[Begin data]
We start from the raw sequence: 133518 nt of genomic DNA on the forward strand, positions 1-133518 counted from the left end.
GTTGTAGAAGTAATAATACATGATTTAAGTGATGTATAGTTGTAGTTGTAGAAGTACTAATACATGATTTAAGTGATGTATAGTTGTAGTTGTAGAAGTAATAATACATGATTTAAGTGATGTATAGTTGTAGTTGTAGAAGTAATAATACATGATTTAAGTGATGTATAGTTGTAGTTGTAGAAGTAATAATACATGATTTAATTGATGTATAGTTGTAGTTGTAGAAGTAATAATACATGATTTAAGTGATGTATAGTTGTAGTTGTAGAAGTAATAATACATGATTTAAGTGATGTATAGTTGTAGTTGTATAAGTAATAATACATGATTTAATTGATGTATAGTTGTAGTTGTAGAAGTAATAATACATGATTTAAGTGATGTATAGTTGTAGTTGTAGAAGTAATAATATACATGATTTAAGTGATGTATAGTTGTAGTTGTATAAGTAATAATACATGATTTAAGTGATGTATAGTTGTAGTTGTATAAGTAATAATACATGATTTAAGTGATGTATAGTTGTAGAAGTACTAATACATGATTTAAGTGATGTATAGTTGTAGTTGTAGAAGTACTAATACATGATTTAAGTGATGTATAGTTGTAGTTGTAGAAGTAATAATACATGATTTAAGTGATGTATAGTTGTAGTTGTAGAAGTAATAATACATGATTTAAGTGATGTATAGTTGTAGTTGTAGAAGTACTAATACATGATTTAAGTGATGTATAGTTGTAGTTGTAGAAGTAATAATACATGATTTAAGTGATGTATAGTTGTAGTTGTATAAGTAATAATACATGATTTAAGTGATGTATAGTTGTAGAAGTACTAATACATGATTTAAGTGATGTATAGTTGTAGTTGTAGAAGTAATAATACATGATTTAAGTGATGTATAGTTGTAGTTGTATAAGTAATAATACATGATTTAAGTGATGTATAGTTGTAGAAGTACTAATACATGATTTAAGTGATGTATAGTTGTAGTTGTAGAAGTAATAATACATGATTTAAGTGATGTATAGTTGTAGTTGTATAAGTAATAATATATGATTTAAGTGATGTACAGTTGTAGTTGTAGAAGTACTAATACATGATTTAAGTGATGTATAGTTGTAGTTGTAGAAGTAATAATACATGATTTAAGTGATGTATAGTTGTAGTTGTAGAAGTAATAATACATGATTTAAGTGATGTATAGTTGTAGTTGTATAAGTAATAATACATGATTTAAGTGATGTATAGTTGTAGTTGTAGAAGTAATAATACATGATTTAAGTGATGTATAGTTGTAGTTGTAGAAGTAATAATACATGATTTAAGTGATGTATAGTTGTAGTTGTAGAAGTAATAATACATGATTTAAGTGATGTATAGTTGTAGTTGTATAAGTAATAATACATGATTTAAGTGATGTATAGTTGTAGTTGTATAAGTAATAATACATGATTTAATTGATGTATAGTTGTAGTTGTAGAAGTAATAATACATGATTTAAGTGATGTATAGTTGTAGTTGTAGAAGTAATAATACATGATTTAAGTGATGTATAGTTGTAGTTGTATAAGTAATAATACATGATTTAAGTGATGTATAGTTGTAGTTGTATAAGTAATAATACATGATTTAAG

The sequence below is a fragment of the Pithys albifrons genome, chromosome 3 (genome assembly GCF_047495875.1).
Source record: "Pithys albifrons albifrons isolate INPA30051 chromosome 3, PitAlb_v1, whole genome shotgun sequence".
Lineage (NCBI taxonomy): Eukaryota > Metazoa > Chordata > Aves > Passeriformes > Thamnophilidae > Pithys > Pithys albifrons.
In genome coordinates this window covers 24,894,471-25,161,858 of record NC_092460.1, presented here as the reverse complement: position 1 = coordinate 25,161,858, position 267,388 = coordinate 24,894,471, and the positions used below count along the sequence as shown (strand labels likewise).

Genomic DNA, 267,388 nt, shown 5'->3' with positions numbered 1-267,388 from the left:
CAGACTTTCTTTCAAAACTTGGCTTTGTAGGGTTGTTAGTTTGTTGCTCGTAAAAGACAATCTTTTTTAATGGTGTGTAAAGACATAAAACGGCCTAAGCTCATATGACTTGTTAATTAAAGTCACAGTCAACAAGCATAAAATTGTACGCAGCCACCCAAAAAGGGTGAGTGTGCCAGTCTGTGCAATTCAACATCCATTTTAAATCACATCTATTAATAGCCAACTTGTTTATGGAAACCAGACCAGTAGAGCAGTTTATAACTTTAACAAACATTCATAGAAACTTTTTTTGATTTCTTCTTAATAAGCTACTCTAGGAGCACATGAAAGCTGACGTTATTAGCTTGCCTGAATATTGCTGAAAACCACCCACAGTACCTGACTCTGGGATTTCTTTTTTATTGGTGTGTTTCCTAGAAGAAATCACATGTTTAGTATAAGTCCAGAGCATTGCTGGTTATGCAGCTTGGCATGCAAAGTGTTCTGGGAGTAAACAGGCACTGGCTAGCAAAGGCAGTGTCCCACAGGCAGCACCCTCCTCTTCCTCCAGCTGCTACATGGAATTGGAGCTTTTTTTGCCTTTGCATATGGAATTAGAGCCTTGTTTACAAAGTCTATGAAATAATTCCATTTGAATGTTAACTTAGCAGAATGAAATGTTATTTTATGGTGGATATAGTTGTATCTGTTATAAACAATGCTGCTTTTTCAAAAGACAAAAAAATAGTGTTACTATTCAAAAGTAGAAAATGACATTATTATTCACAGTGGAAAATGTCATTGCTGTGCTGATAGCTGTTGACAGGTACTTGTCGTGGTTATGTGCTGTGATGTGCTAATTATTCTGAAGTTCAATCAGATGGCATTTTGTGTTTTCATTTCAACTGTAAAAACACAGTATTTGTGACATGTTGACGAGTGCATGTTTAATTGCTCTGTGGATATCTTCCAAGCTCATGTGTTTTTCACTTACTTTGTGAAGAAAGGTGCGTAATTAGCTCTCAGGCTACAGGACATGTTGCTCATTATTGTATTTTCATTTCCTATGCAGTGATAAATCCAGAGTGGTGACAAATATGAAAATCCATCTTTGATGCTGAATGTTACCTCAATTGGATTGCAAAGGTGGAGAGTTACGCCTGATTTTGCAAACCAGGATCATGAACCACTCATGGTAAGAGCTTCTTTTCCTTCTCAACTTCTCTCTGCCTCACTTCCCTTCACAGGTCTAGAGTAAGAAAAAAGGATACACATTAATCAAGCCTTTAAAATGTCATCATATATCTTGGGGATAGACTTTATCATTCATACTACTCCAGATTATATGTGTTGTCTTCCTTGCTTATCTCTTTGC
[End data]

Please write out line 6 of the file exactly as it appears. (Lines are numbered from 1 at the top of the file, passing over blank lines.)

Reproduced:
In genome coordinates this window covers 24,894,471-25,161,858 of record NC_092460.1, presented here as the reverse complement: position 1 = coordinate 25,161,858, position 267,388 = coordinate 24,894,471, and the positions used below count along the sequence as shown (strand labels likewise).